This dessert is a bit like life some fifty years ago, delightful in simple way, as our life now is delightful in a complex way. Those people had a sense of safety within the Big Circles of life: the winter, cold and snowy, would follow the summer, people would marry, have children, grow old and die, and work hard in between. For an individual life was unpredictable, in a sense that the world was not such a safe place to be in, but the communities were strong, even to the point of suffocating their members.
Nowadays, we have a lot of personal safety: good dental care, women’s rights, a possibility to reach anyone we wish, and even be anybody we wish to be. But we feel disconnected, don’t know what to do with our relationships, don’t know if there will ever be a winter on this planet again. Would I personally change my complicated liberty to a simpler life, with a sense of continuity ? Sometimes I think I would, but also I know that the freedom of our unsecure time is a great gift to someone like me. So I content myself, with making a dessert from the olden times, and have no more romantic yearnings for an imaginary simple life.
Stablemaster’s Gooseberry Soup
Berry soup is a very Finnish concept, and I don’t know whether it exists anywhere else. The traditional way to make it is to boil some berries, sieve through, and thicken the remaining juice with potato starch. After that some whole berries or fruits can still be added. This dessert, which for some reason is called Stablemaster’s Berry Soup, is traditionally made of gooseberries, but any other sauer – tasting berries can be used too, as well as rhubarb or apple. It doesn’t sound very luxurious, but somehow the sweet – and – sauer taste of gooseberries and the crispy bread crumbles are really delicious together.
The Gooseberry Soup
7 dl water + an additional 1/2 dl
3 dl gooseberries
3/4 dl sugar
3 tbsp potato starch
2 dl of dryish rye bread crumbles
1/2 tbsp sugar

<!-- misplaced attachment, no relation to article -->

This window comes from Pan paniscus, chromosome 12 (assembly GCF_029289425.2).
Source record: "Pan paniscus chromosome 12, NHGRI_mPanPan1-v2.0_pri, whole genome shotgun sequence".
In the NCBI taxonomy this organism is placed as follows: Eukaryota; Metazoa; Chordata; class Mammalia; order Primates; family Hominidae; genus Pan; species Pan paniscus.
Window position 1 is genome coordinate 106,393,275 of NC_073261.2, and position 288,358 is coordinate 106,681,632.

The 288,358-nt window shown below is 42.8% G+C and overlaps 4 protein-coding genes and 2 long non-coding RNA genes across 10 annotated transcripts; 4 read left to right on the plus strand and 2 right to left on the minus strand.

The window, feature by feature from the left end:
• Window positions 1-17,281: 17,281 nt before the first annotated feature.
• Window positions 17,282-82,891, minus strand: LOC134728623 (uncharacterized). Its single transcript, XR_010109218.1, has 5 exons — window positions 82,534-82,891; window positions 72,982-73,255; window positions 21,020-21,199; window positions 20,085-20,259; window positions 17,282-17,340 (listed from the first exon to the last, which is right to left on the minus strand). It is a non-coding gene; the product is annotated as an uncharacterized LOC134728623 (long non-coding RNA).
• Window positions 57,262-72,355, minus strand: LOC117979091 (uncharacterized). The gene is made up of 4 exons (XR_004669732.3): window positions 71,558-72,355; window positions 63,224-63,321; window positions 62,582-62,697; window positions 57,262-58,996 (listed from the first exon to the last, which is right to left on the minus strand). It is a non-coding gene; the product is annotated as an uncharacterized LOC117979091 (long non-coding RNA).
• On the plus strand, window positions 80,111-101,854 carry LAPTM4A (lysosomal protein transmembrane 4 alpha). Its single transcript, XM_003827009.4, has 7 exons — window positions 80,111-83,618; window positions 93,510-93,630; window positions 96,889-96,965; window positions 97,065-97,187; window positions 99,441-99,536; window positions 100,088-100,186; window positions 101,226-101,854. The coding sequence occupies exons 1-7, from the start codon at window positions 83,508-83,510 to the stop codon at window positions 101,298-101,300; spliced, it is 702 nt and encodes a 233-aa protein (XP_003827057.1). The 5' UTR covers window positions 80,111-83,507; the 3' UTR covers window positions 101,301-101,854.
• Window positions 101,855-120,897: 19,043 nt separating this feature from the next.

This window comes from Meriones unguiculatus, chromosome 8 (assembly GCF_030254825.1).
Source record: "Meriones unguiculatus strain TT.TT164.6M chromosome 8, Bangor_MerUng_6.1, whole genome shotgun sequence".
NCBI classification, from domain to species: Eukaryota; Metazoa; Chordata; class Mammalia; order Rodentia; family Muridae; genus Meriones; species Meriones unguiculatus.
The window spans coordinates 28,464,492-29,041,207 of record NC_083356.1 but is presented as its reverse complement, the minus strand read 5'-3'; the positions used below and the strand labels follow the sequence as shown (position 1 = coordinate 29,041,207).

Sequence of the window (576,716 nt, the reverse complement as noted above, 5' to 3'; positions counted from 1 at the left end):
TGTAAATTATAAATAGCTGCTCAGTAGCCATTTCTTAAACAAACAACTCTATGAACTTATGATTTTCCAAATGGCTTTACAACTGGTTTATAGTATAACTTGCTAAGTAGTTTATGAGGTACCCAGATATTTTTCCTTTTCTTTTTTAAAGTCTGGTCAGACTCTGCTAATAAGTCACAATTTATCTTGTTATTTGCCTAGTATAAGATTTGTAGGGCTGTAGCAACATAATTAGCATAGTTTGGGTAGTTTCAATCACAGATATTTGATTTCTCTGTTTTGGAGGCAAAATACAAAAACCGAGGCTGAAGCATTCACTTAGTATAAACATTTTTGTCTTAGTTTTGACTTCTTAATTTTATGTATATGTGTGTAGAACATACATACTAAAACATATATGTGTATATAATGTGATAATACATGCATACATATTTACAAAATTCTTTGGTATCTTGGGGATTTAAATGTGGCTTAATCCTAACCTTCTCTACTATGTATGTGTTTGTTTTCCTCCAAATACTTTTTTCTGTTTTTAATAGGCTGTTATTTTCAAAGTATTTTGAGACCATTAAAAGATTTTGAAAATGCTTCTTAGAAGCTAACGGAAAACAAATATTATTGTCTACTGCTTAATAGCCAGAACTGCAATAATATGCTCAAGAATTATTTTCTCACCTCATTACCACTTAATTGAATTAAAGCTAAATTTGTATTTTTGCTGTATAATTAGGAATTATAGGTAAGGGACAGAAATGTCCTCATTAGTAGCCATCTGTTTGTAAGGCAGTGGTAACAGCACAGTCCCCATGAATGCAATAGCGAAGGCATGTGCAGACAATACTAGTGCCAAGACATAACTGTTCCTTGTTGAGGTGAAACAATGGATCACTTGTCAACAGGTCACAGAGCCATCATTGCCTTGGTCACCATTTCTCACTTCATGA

1 tbsp cocoa powder
a pinch of bourbon vanilla powder
oil for frying
soy cream, whipped up
I decided to make the berry soup in a really old -fashioned way, so that I would actually sieve it, since the gooseberries have these funny “tails” that would maybe not be so nice eaten. I started by boiling the berries in water about 5 minutes, until they had fallen apart for a bit. Then I put it through a sieve, and added the sugar. I diluted the potato starch to 1/2 dl water in a separate bowl. Then I took the berry soup pot from the stove, and poured in slowly the potato starch liquid, mixing the soup carefully in order to avoid lumps. Then I put the pot back to the stove and brought it to boiling temperature, so that I would just see the first bubble appearing on the surface. Then I took it off the stove. You should not boil it! I don’t know why, but this is the by – the – book way a Finnish berry soup is made.
As a condiment for the berry soup I made the bread crumbs: First I crumbled up some dried rye bread, and then fried it in oil on a frying pan, together with the sugar and cocoa powder. Then I poured the gooseberry soup into a bowl, and sprinkled it with the bread crumb mixture and whipped soy cream.
Filed under: Desserts, summer seasonal food | Tags: basil, dessert, raspberry vinegar, strawberry, vegan
As the strawberry season is still going on, there could hardly be any reasons why not to eat them all the time.. this is a simple dessert I made the other day. The vinegar combined with sugar gives the strawberries a taste that is really interesting, not bitter or sour, but just tangy. My friend who was eating it thought it felt odd in the throat, but I simply loved it. Basil tastes good with strawberries, as well as rosemary.
1 litre of strawberries
4 tbsp rasberry vinegar
1/2 dl powdered sugar
250 g soy yogurt, drained in a colander overnight
1 dl oat cream (whippable)
2 tbsp sugar
a pinch of bourbon vanilla
basil leaves (could also be lemon basil leaves)
I sliced the strawberries, and made the marinade by whisking together the ingredients. Then I poured it over the strawberries and let it wait for half an hour before serving. The cream I made simply by combining the ingredients with the chopped basil leaves.